Thursday, May 24, 2012

Have You Started Your Spring Cleaning?

The birds are chirping, the plants are budding, and the sun is shining. It's spring cleaning time. Everybody is familiar with the yearly tradition of opening the windows to air out the house and finally getting started on that garage. What many people don't realize is that this is also an excellent time to perform maintenance on your computers as well. People tend to be inside, on their computers, more during the cold winter months. There is also more dust blowing around due to the decreased humidity in the winter. This is the time of year your system is most in need of a cleaning, both to Windows and the physical computer itself.
The first step to a good spring cleaning is to remove unnecessary temporary files. As you perform daily tasks, your system accumulates temp files. These can range from automatic backups of documents you're working on to saved images from websites you've visited. Many people don't realize that even though these files are called temporary files, Windows will store them indefinitely unless you clean them out. Some of these files serve a purpose, for example a website that you visit often will load faster because all of the pictures have already been downloaded and stored in temp files for easy access. On the other hand, many activities automatically check the temp files before taking any other action. This means that if you allow your temp files to accumulate it will take longer for your machine to boot up, print and load some programs. There are utilities that will do intelligent scans to determine which temp files are likely to be reused and which are safe to delete.
The next step is to remove unnecessary startup programs. Every program that you have running takes up system resources, causing the entire system to slow down. These days, many vendors will automatically set their programs to start running in the background during your system's boot sequence. Some of these programs you want to have running all the time, such as an anti-virus that provides real-time protection. However, there are many programs that probably aren't used every time you use your computer. Larger programs will load “helpers”, which are smaller programs that constantly run and help larger programs open more quickly when you choose to use them. Some examples of this are GPS and camera companies that run programs that allow you to access your devices quickly when you plug them in to a USB port. If you're on your computer daily, but only plug your camera in once a month you are probably better off waiting a couple of extra seconds to access your pictures rather than having your system's performance be sluggish every time you log on. You have to be very careful when removing programs from the automatic startup list, as removing the wrong programs can cause your system to become unstable or even prevent Windows from booting up properly. We recommend that you research each program if you're unsure of what it does. It's always safer to leave a program on the list until you can consult with an expert if you're unable to determine whether or not it's safe to remove.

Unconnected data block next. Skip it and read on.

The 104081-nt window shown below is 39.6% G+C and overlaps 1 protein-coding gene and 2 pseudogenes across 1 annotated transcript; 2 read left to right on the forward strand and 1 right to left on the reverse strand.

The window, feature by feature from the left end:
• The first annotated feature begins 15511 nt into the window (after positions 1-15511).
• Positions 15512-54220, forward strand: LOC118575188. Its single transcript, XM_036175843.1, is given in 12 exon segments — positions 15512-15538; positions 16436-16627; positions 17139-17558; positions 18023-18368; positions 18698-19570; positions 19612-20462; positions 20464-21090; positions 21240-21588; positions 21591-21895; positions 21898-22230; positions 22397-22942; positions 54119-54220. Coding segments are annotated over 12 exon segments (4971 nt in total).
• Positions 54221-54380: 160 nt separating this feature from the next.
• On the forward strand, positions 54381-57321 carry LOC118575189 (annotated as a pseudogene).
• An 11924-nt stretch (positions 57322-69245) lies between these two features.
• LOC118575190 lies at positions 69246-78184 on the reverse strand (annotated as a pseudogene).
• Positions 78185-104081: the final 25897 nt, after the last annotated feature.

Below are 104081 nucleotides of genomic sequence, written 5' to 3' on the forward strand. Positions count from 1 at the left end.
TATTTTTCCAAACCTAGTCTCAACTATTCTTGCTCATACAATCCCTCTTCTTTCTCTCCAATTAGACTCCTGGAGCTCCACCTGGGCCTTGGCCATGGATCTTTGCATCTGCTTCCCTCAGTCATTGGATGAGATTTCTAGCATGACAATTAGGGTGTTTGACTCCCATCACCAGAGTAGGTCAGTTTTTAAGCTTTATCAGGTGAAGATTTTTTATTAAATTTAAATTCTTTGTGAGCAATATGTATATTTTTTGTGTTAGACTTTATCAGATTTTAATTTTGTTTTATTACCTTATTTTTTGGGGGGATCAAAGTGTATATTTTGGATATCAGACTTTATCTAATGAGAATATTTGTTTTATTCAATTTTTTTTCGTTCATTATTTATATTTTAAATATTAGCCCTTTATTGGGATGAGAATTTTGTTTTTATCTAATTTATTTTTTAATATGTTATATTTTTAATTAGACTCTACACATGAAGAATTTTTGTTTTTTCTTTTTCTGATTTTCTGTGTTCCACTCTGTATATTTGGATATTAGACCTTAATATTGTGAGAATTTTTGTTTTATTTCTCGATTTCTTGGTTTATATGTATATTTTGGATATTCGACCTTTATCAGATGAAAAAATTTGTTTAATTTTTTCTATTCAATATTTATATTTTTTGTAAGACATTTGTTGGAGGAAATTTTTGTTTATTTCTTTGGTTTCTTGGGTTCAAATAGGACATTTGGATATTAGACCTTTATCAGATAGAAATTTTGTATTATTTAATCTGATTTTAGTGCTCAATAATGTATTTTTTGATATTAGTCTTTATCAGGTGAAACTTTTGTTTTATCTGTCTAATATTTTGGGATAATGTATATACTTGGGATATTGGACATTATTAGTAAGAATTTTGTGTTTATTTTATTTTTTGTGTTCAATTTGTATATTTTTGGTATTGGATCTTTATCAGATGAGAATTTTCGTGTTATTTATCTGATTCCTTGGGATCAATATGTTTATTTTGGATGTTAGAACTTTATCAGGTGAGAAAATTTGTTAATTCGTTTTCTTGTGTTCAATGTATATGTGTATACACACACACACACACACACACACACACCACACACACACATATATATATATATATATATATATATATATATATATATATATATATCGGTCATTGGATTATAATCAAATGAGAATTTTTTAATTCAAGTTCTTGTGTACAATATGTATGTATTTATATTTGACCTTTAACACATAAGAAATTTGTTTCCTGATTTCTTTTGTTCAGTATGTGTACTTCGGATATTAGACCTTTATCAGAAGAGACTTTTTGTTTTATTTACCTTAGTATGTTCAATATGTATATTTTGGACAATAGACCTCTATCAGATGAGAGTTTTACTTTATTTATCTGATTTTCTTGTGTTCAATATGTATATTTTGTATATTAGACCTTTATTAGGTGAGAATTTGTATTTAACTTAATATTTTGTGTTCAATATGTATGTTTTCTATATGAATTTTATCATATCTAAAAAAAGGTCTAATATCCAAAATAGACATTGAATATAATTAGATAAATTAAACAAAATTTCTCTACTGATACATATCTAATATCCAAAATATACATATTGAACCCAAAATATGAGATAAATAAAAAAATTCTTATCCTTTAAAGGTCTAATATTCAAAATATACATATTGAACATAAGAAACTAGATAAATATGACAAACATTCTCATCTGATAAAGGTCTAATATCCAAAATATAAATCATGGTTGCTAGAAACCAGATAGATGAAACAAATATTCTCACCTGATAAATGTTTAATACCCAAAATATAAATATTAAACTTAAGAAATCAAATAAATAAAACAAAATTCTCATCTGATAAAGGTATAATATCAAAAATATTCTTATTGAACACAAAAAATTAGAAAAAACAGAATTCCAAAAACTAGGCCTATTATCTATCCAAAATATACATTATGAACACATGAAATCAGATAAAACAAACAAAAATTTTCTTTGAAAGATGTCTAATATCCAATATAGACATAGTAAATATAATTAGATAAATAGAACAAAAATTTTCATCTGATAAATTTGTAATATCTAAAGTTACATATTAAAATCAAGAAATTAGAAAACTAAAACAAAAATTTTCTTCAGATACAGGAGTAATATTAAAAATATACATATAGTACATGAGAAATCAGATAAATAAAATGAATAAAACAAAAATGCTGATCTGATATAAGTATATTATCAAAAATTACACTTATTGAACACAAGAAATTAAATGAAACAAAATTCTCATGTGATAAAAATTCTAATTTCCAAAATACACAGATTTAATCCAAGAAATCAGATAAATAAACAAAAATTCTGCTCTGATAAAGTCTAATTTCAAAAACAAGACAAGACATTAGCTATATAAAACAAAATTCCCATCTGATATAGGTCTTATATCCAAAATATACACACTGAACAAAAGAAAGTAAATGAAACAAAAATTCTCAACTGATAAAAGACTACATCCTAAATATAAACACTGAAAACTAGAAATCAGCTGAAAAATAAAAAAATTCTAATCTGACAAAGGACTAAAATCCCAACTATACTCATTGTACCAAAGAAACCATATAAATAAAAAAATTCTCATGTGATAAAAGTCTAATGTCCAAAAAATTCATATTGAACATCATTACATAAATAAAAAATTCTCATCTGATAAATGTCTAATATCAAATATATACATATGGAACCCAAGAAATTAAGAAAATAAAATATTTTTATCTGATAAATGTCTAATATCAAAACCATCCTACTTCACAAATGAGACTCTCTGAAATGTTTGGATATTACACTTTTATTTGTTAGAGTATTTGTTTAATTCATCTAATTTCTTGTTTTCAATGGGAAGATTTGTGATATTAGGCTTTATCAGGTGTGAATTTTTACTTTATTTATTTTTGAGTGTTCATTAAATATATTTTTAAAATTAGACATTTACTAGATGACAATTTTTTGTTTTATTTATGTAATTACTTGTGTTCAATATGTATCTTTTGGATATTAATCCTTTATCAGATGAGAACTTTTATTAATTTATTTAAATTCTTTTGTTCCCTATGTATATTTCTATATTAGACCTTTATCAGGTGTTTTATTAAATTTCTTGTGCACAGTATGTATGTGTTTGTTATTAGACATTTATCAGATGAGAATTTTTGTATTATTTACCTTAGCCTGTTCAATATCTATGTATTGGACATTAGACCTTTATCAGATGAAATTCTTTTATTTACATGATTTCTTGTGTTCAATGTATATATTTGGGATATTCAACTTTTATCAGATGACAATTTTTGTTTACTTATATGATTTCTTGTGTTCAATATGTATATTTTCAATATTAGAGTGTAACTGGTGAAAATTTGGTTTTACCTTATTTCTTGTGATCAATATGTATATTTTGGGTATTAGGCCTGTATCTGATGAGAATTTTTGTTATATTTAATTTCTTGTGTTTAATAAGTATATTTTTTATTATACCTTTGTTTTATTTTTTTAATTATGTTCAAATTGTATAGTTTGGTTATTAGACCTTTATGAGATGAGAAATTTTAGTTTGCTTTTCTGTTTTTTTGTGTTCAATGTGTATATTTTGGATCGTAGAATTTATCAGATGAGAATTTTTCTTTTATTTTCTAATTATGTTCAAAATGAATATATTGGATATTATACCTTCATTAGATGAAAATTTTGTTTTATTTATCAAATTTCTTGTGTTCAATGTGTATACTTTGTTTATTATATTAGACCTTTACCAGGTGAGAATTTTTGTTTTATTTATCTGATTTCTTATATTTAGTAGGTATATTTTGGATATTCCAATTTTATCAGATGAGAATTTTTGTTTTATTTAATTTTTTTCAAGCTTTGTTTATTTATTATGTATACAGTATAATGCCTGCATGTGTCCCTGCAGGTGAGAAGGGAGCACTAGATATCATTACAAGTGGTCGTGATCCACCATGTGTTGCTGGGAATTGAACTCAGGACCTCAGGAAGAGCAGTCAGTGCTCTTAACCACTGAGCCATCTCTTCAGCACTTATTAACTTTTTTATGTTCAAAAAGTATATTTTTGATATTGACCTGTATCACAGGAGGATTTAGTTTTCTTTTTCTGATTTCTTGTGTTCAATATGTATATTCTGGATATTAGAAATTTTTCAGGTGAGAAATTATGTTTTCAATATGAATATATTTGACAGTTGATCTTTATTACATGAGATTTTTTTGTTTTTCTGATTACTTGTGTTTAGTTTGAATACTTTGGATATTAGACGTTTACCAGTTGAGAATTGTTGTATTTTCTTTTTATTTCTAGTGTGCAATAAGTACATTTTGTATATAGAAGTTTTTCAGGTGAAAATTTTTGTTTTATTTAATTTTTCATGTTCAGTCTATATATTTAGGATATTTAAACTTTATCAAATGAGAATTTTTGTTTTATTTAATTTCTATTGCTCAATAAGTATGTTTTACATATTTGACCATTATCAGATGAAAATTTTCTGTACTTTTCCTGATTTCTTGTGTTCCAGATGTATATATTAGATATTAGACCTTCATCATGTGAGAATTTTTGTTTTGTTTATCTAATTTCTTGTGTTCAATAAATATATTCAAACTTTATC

The next thing to do is to check for updates to both your anti-malware programs and Windows. Any reputable malware/virus protection program will publish regular updates to their virus definitions. These are to protect you from newly discovered threats. Most programs that perform real-time protection will update at least once a day, sometimes multiple times a day. If you aren't up to date you aren't protected, it's that simple. Additionally, software providers are constantly looking for ways that their programs might be compromised in order to allow hackers to gain access to your system. When they find holes in their security they will release updates to patch these holes. Adobe, Java and Windows are the most commonly patched programs. If these updates are not performed you are running the risk of leaving yourself vulnerable. Most programs will offer a feature to either check for available updates or allow you to see when the last update was applied. While these updates should be happening automatically, it is good practice to periodically check to ensure that you are protected.